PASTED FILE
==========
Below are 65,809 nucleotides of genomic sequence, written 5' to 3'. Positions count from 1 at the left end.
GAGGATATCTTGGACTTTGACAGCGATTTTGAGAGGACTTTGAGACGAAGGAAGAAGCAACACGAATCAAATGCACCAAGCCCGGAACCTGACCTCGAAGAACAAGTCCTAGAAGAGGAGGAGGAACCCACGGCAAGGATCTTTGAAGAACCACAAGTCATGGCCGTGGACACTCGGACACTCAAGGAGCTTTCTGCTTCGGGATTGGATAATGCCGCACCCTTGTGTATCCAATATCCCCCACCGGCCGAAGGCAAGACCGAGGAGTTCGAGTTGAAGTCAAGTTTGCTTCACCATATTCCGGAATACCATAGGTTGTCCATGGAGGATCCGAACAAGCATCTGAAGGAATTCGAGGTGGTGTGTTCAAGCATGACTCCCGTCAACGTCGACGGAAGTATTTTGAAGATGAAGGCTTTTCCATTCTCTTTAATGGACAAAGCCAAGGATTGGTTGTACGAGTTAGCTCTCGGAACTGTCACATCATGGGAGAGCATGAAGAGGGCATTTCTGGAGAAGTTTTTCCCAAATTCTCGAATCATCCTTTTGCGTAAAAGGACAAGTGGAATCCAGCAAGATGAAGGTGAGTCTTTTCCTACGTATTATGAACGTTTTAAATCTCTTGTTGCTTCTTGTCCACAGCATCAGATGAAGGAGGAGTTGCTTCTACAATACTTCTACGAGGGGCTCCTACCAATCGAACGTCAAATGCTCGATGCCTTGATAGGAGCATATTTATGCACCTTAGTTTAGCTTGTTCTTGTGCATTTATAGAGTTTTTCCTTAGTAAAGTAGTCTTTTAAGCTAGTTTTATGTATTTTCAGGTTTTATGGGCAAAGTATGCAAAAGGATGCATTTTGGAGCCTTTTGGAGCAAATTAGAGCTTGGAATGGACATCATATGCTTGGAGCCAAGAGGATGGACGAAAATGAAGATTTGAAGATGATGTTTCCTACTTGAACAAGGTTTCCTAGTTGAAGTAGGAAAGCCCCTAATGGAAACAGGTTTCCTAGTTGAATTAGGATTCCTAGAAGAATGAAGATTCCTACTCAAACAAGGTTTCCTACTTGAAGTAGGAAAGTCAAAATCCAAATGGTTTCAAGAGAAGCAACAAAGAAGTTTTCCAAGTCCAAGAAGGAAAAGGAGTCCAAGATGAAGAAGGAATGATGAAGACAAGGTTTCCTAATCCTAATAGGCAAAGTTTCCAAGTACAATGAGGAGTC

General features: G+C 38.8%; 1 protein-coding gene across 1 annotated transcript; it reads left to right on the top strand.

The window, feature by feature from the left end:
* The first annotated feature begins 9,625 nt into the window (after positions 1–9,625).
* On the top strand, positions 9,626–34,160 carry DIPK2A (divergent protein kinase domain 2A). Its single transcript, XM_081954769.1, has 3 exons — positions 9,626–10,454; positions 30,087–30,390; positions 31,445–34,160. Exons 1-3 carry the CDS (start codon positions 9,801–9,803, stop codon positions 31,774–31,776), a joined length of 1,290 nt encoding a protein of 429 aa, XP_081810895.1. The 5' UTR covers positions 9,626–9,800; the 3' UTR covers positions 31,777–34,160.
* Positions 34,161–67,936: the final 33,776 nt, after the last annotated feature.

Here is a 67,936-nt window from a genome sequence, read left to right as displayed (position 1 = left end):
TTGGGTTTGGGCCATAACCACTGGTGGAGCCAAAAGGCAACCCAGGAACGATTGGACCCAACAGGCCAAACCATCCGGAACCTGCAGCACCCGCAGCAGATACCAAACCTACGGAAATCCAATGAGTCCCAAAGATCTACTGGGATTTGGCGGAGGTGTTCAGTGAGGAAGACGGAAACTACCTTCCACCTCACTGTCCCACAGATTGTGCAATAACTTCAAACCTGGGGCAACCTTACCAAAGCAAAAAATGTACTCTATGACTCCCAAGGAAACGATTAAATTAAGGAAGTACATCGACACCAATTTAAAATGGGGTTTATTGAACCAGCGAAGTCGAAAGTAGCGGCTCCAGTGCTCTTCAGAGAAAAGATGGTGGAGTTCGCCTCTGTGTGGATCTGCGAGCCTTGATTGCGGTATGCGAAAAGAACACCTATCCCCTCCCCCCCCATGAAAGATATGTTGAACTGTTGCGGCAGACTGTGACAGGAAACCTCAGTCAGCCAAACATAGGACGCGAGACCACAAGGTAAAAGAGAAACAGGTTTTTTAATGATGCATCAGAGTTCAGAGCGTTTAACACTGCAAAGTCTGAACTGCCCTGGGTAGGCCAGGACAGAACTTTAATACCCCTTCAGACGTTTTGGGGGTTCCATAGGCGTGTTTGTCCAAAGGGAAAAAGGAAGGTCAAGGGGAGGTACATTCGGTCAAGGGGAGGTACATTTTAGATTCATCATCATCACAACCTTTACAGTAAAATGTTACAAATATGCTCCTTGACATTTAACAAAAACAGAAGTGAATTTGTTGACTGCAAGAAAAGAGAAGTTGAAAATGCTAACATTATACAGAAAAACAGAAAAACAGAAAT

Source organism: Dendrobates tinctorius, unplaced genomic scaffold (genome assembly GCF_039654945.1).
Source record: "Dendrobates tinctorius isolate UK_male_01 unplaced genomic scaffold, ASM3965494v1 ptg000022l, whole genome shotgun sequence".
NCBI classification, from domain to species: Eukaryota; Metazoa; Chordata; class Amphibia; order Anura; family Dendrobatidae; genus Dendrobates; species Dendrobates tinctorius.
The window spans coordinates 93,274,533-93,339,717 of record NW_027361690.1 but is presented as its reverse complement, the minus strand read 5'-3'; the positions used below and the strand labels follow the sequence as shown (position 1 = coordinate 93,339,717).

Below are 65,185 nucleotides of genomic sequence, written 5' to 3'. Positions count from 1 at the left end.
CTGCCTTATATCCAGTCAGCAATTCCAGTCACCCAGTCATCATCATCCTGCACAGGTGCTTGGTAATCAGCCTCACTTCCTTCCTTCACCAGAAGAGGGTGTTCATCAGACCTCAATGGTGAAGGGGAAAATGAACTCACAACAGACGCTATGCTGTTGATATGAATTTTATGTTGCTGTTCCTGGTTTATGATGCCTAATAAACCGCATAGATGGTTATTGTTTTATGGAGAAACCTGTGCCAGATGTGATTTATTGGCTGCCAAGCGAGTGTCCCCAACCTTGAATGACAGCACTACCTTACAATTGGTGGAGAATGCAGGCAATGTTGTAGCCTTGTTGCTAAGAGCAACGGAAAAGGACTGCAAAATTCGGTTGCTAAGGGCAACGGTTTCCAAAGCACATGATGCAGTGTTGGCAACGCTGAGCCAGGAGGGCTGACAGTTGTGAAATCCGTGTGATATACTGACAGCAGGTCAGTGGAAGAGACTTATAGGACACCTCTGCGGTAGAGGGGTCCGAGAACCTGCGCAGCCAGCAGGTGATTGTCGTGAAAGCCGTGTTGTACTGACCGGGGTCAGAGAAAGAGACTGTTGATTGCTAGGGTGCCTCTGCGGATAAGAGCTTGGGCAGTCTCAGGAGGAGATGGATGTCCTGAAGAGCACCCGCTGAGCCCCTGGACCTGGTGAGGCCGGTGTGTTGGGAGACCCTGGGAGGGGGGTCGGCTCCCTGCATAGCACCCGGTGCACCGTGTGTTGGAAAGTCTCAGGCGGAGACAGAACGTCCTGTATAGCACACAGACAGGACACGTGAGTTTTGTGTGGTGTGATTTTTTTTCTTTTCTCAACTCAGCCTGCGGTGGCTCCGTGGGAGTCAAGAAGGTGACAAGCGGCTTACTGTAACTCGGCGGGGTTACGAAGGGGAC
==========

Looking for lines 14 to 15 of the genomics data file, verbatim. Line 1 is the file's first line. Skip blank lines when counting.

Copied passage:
Below are 65,185 nucleotides of genomic sequence, written 5' to 3'. Positions count from 1 at the left end.
CTGCCTTATATCCAGTCAGCAATTCCAGTCACCCAGTCATCATCATCCTGCACAGGTGCTTGGTAATCAGCCTCACTTCCTTCCTTCACCAGAAGAGGGTGTTCATCAGACCTCAATGGTGAAGGGGAAAATGAACTCACAACAGACGCTATGCTGTTGATATGAATTTTATGTTGCTGTTCCTGGTTTATGATGCCTAATAAACCGCATAGATGGTTATTGTTTTATGGAGAAACCTGTGCCAGATGTGATTTATTGGCTGCCAAGCGAGTGTCCCCAACCTTGAATGACAGCACTACCTTACAATTGGTGGAGAATGCAGGCAATGTTGTAGCCTTGTTGCTAAGAGCAACGGAAAAGGACTGCAAAATTCGGTTGCTAAGGGCAACGGTTTCCAAAGCACATGATGCAGTGTTGGCAACGCTGAGCCAGGAGGGCTGACAGTTGTGAAATCCGTGTGATATACTGACAGCAGGTCAGTGGAAGAGACTTATAGGACACCTCTGCGGTAGAGGGGTCCGAGAACCTGCGCAGCCAGCAGGTGATTGTCGTGAAAGCCGTGTTGTACTGACCGGGGTCAGAGAAAGAGACTGTTGATTGCTAGGGTGCCTCTGCGGATAAGAGCTTGGGCAGTCTCAGGAGGAGATGGATGTCCTGAAGAGCACCCGCTGAGCCCCTGGACCTGGTGAGGCCGGTGTGTTGGGAGACCCTGGGAGGGGGGTCGGCTCCCTGCATAGCACCCGGTGCACCGTGTGTTGGAAAGTCTCAGGCGGAGACAGAACGTCCTGTATAGCACACAGACAGGACACGTGAGTTTTGTGTGGTGTGATTTTTTTTCTTTTCTCAACTCAGCCTGCGGTGGCTCCGTGGGAGTCAAGAAGGTGACAAGCGGCTTACTGTAACTCGGCGGGGTTACGAAGGGGAC